BWW Review: Salty Brine Brings DEAN. MAYBE FRANK. MAYBE SAMMY. to Pangea
Stumbling onstage, Salty Brine was divinely off-kilter as the reincarnation of Dean Martin in DEAN. MAYBE FRANK. MAYBE SAMMY. at Pangea.
Newly returned from Vegas and looking worse for wear in the role, the performer was sporting bandages and a neck brace from a recent car crash, he later explained. For the latest in Brine's LIVING RECORD COLLECTION, in which he covers a full album in its entirety, he selected Radiohead's OK COMPUTER.
Despite channeling Rat Pack vibes in both his patter and his aesthetic, musically, he didn't stray far from Radiohead frontman Thom Yorke's Gen X nasal whine, with an added boost from Brine's trademark theatricality and a few snippets from Ol' Blue Eyes thrown in here and there.
Flubbing the lyrics to the night's opening number, "Airbag," as part of his act, he tossed out intentional groaners straight out of a Dean Martin CELEBRITY ROAST. ("My grandmother's 86, and she doesn't need glasses... She drinks right out of the bottle!")
However, many of the early canned one-liners didn't elicit groans so much as a collective shrug from the crowd, at one point leading Brine---starting to peel back the Dean Martin persona---to crack, "The jokes don't get any better, ladies and gents."
That may have been true, but, mercifully, they all but tapered off. Yet what seemed like another joke---about the difficulty of going home for the holidays---became the first honest thing out of his mouth.
In between numbers, Brine shared parallel stories of two women, first exploring how young Betty McDonald met Dean Martin during a trip with her father, married him two days later, and they lived not-so-happily ever after. Initially, in the Dean Martin role, Brine appeared to be doing a broad satire of men who drink too much, womanizers, and men who claim to own the moon. But Salty Brine actually has far more thoughtful things to say about the patriarchy's ability to worm its way into all of us, often misguidedly leading marginalized people like women and queer folks to try and take one another down a peg.
Because---mostly dropping the boozehound act and giving the audience classic Salty---Brine then compared McDonald's tale with another story of a woman he knew much better: who had five children and, in his eyes, a less-than-perfect marriage.
A regrettable encounter with his grandma during the holidays was unveiled in dribs and drabs, as if the full story were too difficult to reveal all at once. In response to a nasty comment she made about Jennifer Holliday, he "lost himself," to paraphrase Yorke, and went off on her before hightailing it to Vegas.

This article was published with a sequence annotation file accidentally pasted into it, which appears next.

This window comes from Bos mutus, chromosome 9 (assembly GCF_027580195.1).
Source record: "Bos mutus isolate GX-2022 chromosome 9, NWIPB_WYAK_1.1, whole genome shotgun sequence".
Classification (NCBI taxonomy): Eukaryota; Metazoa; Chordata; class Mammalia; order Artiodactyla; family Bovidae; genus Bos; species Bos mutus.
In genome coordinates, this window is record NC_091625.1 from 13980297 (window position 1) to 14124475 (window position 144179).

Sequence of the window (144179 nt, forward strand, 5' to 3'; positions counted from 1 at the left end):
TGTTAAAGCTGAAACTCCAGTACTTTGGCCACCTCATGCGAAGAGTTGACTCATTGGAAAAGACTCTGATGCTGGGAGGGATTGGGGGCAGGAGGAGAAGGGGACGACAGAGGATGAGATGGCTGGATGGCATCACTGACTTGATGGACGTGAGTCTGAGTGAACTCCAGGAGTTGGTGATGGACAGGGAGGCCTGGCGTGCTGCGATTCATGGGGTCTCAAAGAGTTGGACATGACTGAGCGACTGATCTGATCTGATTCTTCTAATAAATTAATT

Even here, it's difficult to tell where Dean stops and Salty begins. But it sure felt real, and his unwillingness to let himself off the hook was both fascinating and painful to witness. Launching into "Karma Police," his regret was palpable as he repeatedly sang "I lost myself," turning inward as he belted, "Arrest this man." His punishment, it seems, is to live in this space between Christmas and New Year's, terminally unable to make a fresh start.
Brine was joined onstage by Alex Thrailkill, pulling double duty on piano and guitar, along with Ben Arons on drums and Peter Longofono on bass. All the while, he insisted the rest of his Rat Pack---rounded out by Frank "Chairman of the Board" Sinatra and Sammy "Smokey the Bear" Davis Jr.---were simply running late. But it's unclear until the show's final moments if they're coming, if they're still alive, or if they even exist at all.
If that seems like a lot of balls in the air, you don't know the half of it. There were repeated references to "little green men," a costume change into an Uncle Sam-adjacent ensemble and a moment in which Brine drank every patron's drink in sight.
Deciphering Brine's vision among the swirling madness at times seemed impossible, so much so that much of the music faded into the background, breaking through in fragments or hazy ideas, like the haunting line, "Breathe, keep breathing / I can't do this alone" from "Exit Music (For a Film)."
While the ideas he explores were sprawling, each one converged in the final act, rocketing toward one another, even as he repeatedly urged the room to "Slow down" with an ethereal rendition of "The Tourist" in a way that was nothing short of stunning.
It's the kind of show that likely needs to be experienced twice to get the full effect. But whether it's your first or fifth time watching Brine prepare to ride off into the proverbial sunset with Smokey and the Chairman, it's surely one helluva ride.
Salty Brine's DEAN. MAYBE FRANK. MAYBE SAMMY. has been extended through March 28 at Pangea. For tickets and information, visit pangeanyc.com.
Troy Frisby is an entertainment writer and digital news producer based in New York. Follow him on Twitter @troyfrisby.